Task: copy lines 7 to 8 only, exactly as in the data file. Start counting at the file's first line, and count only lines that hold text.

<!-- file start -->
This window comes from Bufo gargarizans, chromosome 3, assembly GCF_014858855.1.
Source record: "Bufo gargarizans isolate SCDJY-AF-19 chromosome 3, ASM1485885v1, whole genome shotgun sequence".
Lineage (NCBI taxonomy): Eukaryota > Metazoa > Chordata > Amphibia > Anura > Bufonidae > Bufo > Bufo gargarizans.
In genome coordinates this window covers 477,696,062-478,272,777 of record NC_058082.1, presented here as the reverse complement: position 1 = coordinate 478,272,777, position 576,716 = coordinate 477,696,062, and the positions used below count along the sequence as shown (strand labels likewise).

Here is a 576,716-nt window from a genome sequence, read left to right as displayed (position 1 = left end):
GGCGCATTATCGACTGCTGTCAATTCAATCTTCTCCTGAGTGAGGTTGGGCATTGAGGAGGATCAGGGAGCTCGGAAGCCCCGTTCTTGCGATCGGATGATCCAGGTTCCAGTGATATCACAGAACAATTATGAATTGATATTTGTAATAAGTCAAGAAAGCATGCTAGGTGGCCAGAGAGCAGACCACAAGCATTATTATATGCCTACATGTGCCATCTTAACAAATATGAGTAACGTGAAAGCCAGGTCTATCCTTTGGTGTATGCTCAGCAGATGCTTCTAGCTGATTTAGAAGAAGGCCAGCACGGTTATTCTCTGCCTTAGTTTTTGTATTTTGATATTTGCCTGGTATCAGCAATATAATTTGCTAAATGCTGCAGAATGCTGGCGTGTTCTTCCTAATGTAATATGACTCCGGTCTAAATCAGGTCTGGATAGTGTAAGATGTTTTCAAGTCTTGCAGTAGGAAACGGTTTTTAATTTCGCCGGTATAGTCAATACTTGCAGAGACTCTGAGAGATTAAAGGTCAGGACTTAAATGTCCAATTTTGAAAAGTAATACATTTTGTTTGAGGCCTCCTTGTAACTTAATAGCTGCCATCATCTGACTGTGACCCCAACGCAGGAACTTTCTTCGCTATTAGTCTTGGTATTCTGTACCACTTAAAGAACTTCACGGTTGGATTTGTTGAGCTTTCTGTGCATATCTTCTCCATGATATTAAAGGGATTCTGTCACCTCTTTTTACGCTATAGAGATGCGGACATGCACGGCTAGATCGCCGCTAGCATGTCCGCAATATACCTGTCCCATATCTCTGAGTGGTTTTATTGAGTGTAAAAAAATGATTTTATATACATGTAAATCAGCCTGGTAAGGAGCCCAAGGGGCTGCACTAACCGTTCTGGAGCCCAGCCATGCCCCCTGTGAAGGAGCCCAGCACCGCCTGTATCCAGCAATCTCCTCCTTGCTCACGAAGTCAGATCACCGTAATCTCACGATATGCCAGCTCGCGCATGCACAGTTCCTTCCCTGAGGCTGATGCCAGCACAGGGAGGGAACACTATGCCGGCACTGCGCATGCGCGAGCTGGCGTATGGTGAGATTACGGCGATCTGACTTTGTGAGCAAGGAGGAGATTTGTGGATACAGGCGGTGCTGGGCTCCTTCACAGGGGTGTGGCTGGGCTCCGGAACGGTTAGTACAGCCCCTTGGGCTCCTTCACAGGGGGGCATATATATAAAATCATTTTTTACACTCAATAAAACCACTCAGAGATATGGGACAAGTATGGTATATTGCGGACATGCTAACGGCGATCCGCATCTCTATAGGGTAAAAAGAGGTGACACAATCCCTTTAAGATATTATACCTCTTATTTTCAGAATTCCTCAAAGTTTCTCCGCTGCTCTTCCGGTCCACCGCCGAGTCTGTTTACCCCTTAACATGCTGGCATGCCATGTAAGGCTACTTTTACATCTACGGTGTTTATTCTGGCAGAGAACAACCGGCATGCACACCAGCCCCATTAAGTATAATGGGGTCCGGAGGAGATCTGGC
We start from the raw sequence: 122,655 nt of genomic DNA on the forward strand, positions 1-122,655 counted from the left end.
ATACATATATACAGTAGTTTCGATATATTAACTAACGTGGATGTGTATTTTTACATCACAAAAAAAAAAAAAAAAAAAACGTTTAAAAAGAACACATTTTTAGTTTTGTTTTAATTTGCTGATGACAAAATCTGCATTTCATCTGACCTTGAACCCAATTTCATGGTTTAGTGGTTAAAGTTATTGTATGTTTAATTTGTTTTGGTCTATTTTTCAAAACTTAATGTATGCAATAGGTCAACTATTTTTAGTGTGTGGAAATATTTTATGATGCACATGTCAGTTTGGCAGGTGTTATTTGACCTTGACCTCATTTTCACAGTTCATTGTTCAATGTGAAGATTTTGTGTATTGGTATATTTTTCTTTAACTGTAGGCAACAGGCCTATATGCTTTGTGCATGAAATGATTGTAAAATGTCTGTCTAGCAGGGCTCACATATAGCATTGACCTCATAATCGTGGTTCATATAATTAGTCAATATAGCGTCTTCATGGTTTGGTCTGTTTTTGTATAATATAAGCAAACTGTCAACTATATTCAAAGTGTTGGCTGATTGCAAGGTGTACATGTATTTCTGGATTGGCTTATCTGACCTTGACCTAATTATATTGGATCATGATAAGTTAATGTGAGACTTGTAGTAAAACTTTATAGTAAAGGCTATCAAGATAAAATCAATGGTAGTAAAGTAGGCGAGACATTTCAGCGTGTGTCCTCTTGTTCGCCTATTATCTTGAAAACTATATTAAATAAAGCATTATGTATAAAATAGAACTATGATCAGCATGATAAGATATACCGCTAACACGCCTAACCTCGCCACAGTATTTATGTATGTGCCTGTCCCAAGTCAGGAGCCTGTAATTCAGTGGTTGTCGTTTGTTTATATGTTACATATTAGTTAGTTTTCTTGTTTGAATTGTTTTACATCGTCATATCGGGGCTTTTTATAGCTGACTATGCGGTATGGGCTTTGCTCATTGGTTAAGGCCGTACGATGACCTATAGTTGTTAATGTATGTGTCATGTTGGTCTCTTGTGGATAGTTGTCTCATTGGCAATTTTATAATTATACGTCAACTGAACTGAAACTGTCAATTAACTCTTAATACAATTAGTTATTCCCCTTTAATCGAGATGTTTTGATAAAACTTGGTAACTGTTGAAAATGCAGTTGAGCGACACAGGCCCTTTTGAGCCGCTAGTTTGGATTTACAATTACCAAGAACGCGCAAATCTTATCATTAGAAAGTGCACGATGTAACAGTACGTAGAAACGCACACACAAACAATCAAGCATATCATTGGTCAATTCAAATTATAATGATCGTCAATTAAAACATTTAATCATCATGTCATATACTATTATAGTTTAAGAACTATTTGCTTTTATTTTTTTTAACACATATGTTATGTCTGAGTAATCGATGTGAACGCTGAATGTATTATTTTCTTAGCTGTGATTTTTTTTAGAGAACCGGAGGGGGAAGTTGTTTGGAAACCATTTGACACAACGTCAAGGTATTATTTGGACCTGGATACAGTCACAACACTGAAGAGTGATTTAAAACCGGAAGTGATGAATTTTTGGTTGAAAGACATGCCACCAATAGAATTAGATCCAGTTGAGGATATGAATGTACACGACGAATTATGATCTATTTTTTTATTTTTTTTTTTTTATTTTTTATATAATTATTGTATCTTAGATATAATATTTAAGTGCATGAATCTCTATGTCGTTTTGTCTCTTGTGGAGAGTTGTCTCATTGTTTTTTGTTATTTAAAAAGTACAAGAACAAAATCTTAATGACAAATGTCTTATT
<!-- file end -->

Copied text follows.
We start from the raw sequence: 122,655 nt of genomic DNA on the forward strand, positions 1-122,655 counted from the left end.
ATACATATATACAGTAGTTTCGATATATTAACTAACGTGGATGTGTATTTTTACATCACAAAAAAAAAAAAAAAAAAAACGTTTAAAAAGAACACATTTTTAGTTTTGTTTTAATTTGCTGATGACAAAATCTGCATTTCATCTGACCTTGAACCCAATTTCATGGTTTAGTGGTTAAAGTTATTGTATGTTTAATTTGTTTTGGTCTATTTTTCAAAACTTAATGTATGCAATAGGTCAACTATTTTTAGTGTGTGGAAATATTTTATGATGCACATGTCAGTTTGGCAGGTGTTATTTGACCTTGACCTCATTTTCACAGTTCATTGTTCAATGTGAAGATTTTGTGTATTGGTATATTTTTCTTTAACTGTAGGCAACAGGCCTATATGCTTTGTGCATGAAATGATTGTAAAATGTCTGTCTAGCAGGGCTCACATATAGCATTGACCTCATAATCGTGGTTCATATAATTAGTCAATATAGCGTCTTCATGGTTTGGTCTGTTTTTGTATAATATAAGCAAACTGTCAACTATATTCAAAGTGTTGGCTGATTGCAAGGTGTACATGTATTTCTGGATTGGCTTATCTGACCTTGACCTAATTATATTGGATCATGATAAGTTAATGTGAGACTTGTAGTAAAACTTTATAGTAAAGGCTATCAAGATAAAATCAATGGTAGTAAAGTAGGCGAGACATTTCAGCGTGTGTCCTCTTGTTCGCCTATTATCTTGAAAACTATATTAAATAAAGCATTATGTATAAAATAGAACTATGATCAGCATGATAAGATATACCGCTAACACGCCTAACCTCGCCACAGTATTTATGTATGTGCCTGTCCCAAGTCAGGAGCCTGTAATTCAGTGGTTGTCGTTTGTTTATATGTTACATATTAGTTAGTTTTCTTGTTTGAATTGTTTTACATCGTCATATCGGGGCTTTTTATAGCTGACTATGCGGTATGGGCTTTGCTCATTGGTTAAGGCCGTACGATGACCTATAGTTGTTAATGTATGTGTCATGTTGGTCTCTTGTGGATAGTTGTCTCATTGGCAATTTTATAATTATACGTCAACTGAACTGAAACTGTCAATTAACTCTTAATACAATTAGTTATTCCCCTTTAATCGAGATGTTTTGATAAAACTTGGTAACTGTTGAAAATGCAGTTGAGCGACACAGGCCCTTTTGAGCCGCTAGTTTGGATTTACAATTACCAAGAACGCGCAAATCTTATCATTAGAAAGTGCACGATGTAACAGTACGTAGAAACGCACACACAAACAATCAAGCATATCATTGGTCAATTCAAATTATAATGATCGTCAATTAAAACATTTAATCATCATGTCATATACTATTATAGTTTAAGAACTATTTGCTTTTATTTTTTTTAACACATATGTTATGTCTGAGTAATCGATGTGAACGCTGAATGTATTATTTTCTTAGCTGTGATTTTTTTTAGAGAACCGGAGGGGGAAGTTGTTTGGAAACCATTTGACACAACGTCAAGGTATTATTTGGACCTGGATACAGTCACAACACTGAAGAGTGATTTAAAACCGGAAGTGATGAATTTTTGGTTGAAAGACATGCCACCAATAGAATTAGATCCAGTTGAGGATATGAATGTACACGACGAATTATGATCTATTTTTTTATTTTTTTTTTTTTATTTTTTATATAATTATTGTATCTTAGATATAATATTTAAGTGCATGAATCTCTATGTCGTTTTGTCTCTTGTGGAGAGTTGTCTCATTGTTTTTTGTTATTTAAAAAGTACAAGAACAAAATCTTAATGACAAATGTCTTATT